Later in the day I was near the store when I spotted something roll down a sloping willow trunk, at first I thought it was a dead willow leaf, but then I realised it was a smooth newt! It had come to rest upside down on the lower part of the trunk and lay completely still, possibly stunned or perhaps “playing dead” as predator avoidance.

smooth newt upside down

smooth newt upside down

Eventually it woke up and started walking down to the ground.

smooth newt

smooth newt

The afternoon sunshine also brought out lots of common darter dragonflies.

common darter

common darter

Locking up at the end of the day I saw a couple of kingfisher and the great white egret was, as it often is, perched on one of the sticks outside the Ivy North hide.

A Mighty Perch has Landed

I will try and make up for the lack of any posts over the last few days by doing a short run through recent times at Blashford. On Thursday the volunteers were again busy on the western shore of Ibsley Water, raking up the grass, nettles, thistles and brambles that Ed and I were cutting. The idea is to encourage grass growth for wintering wildfowl such as wigeon and for them to leave the grass short enough for it to be suitable for lapwing to nest on in the spring. It is  a lot  of work but we are progressing steadily and hopefully we will see the effects this coming winter. It was quite warm and as we worked there were lots of butterflies, especially marbled white, meadow brown and gatekeeper.

gatekeeper

gatekeeper

At the end of the day on Thursday Ed and I set out to complete a project that he had been planning for some time, this was to put up a tall perch well out in Ibsley Water. As Ibsley Water is mostly between four and seven metres deep this was going to be quite a task.

transporting the perch

transporting the perch

After a bit of searching around for the right spot and the application of specialist perch placing skill the job was done.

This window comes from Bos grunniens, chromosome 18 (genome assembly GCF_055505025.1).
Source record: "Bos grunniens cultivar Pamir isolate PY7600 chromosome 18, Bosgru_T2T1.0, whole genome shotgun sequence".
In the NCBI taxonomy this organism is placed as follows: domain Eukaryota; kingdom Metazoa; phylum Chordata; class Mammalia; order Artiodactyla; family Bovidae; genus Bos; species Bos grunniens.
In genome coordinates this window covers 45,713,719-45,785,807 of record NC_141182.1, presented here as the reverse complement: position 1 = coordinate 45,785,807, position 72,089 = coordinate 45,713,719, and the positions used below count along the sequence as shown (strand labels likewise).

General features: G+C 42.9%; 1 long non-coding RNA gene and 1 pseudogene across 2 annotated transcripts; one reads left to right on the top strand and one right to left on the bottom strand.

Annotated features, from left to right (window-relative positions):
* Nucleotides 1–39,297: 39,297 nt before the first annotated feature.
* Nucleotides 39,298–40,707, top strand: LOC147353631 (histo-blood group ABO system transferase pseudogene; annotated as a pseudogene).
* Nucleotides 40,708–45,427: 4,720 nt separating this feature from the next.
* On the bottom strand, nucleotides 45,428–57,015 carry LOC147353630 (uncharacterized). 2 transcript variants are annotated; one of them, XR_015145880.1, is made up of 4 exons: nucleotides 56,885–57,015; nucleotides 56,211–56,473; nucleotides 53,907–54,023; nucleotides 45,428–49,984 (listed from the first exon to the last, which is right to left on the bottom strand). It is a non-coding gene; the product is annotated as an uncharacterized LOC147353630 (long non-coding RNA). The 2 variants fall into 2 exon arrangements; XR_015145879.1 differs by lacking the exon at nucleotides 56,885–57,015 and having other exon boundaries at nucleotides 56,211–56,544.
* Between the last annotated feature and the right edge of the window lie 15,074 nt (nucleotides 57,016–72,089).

the perch in place

the perch in place

All we have to do now is wait for the first osprey to land on it! So far all I have seen are common terns.

terns on the perch

terns on the perch

It was my turn to man the reserve on Saturday and despite mostly attending to office work it was a surprisingly varied day. It started with seeing a very smart adult summer plumage turnstone in front of Tern hide.

turnstone - almost a good shot, I knew we should have weeded the shore!

turnstone – almost a good shot, I knew we should have weeded the shore!

It was around all day and I am sure there will have been many good pictures taken of it, but this was my best.

turnstone

turnstone

In recent days there have been several reports of an adult Arctic tern at the Tern hide, apparently it had a ring on one leg. I photographed this one which fitted the bill in that it has a ring and a, more or less, all red bill, however this is still a common tern.

common tern, ringed adult

common tern, ringed adult

At this time of year many adult common terns bills have reduced black tips, or even no black at all, so you need to check other characters as well. In this case these are easily seen as it is perched so close to the hide. The characters to look for are: dark, almost black outer primaries (the long pointed part of the wings), on a common tern these feathers are old and very worn by now, on an Arctic tern they would be much paler grey. The legs of common tern are also longer as is the bill, but these features are of less use unless you have seen lots of Arctic terns. Sadly this shot shows none of the letters or numbers on the ring, but if anyone else gets pictures of this bird it would be great to try and see if we can read the ring and find out where it has come from.

There were also several of the fledged juvenile common terns around as well, soon these will be leaving so it is good to enjoy them whilst they are still here.

common tern, juvenile

common tern, juvenile

As I said I spent much of the day in the office, but got out on various errands as well, one was to respond to a call to say there was a mute swan stuck on the path alongside Rockford Lake.

swan on the path

swan on the path

Swans that land on Ivy Lake get attacked by the resident pair and if they fail to fly off get pushed up the bank and end up on the path where they are unable to get into Rockford Lake due to the fences. After a brief bit of swan wrestling I got the better of it and was able to lift it over the fence to join the non-breeding flock on Rockford Lake.

It was a great day for insects with lots of butterflies, dragonflies and other creatures out and about. I briefly saw a clearwing most but frustratingly failed to either get a picture or identify it before it flew off. It had been nectaring on a burdock plant at the Centre, which also had lots of tiny picture-winged flies on the flower heads.

picture-winged flies

picture-winged flies